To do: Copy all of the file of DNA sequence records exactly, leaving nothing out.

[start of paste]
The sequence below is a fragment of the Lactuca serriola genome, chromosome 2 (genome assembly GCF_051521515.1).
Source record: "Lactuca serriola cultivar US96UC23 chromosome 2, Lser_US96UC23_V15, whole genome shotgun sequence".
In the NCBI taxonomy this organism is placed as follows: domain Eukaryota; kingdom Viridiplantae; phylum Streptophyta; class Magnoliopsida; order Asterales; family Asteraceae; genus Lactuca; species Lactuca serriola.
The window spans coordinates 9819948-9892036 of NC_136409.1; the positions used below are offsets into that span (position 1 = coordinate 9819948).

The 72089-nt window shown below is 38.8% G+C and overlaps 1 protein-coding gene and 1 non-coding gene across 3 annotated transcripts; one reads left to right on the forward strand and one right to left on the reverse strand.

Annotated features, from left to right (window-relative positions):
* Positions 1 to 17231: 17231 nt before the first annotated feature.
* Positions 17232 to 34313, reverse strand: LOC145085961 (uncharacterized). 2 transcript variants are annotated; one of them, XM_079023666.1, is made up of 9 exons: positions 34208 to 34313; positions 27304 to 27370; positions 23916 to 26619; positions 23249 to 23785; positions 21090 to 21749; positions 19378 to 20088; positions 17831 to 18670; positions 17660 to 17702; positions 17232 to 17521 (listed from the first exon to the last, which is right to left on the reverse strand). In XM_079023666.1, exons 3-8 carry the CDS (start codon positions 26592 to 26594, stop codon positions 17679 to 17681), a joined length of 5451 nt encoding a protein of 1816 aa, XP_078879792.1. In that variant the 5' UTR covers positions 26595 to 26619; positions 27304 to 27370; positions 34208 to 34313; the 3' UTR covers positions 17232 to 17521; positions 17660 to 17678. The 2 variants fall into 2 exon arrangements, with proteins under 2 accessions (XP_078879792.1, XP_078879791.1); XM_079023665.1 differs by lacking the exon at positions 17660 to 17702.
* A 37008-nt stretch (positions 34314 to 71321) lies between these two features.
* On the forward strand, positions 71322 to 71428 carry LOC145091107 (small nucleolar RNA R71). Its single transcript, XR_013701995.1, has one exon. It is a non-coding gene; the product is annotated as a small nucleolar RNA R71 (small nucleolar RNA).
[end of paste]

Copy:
The sequence below is a fragment of the Lactuca serriola genome, chromosome 2 (genome assembly GCF_051521515.1).
Source record: "Lactuca serriola cultivar US96UC23 chromosome 2, Lser_US96UC23_V15, whole genome shotgun sequence".
In the NCBI taxonomy this organism is placed as follows: domain Eukaryota; kingdom Viridiplantae; phylum Streptophyta; class Magnoliopsida; order Asterales; family Asteraceae; genus Lactuca; species Lactuca serriola.
The window spans coordinates 9819948-9892036 of NC_136409.1; the positions used below are offsets into that span (position 1 = coordinate 9819948).

The 72089-nt window shown below is 38.8% G+C and overlaps 1 protein-coding gene and 1 non-coding gene across 3 annotated transcripts; one reads left to right on the forward strand and one right to left on the reverse strand.

Annotated features, from left to right (window-relative positions):
* Positions 1 to 17231: 17231 nt before the first annotated feature.
* Positions 17232 to 34313, reverse strand: LOC145085961 (uncharacterized). 2 transcript variants are annotated; one of them, XM_079023666.1, is made up of 9 exons: positions 34208 to 34313; positions 27304 to 27370; positions 23916 to 26619; positions 23249 to 23785; positions 21090 to 21749; positions 19378 to 20088; positions 17831 to 18670; positions 17660 to 17702; positions 17232 to 17521 (listed from the first exon to the last, which is right to left on the reverse strand). In XM_079023666.1, exons 3-8 carry the CDS (start codon positions 26592 to 26594, stop codon positions 17679 to 17681), a joined length of 5451 nt encoding a protein of 1816 aa, XP_078879792.1. In that variant the 5' UTR covers positions 26595 to 26619; positions 27304 to 27370; positions 34208 to 34313; the 3' UTR covers positions 17232 to 17521; positions 17660 to 17678. The 2 variants fall into 2 exon arrangements, with proteins under 2 accessions (XP_078879792.1, XP_078879791.1); XM_079023665.1 differs by lacking the exon at positions 17660 to 17702.
* A 37008-nt stretch (positions 34314 to 71321) lies between these two features.
* On the forward strand, positions 71322 to 71428 carry LOC145091107 (small nucleolar RNA R71). Its single transcript, XR_013701995.1, has one exon. It is a non-coding gene; the product is annotated as a small nucleolar RNA R71 (small nucleolar RNA).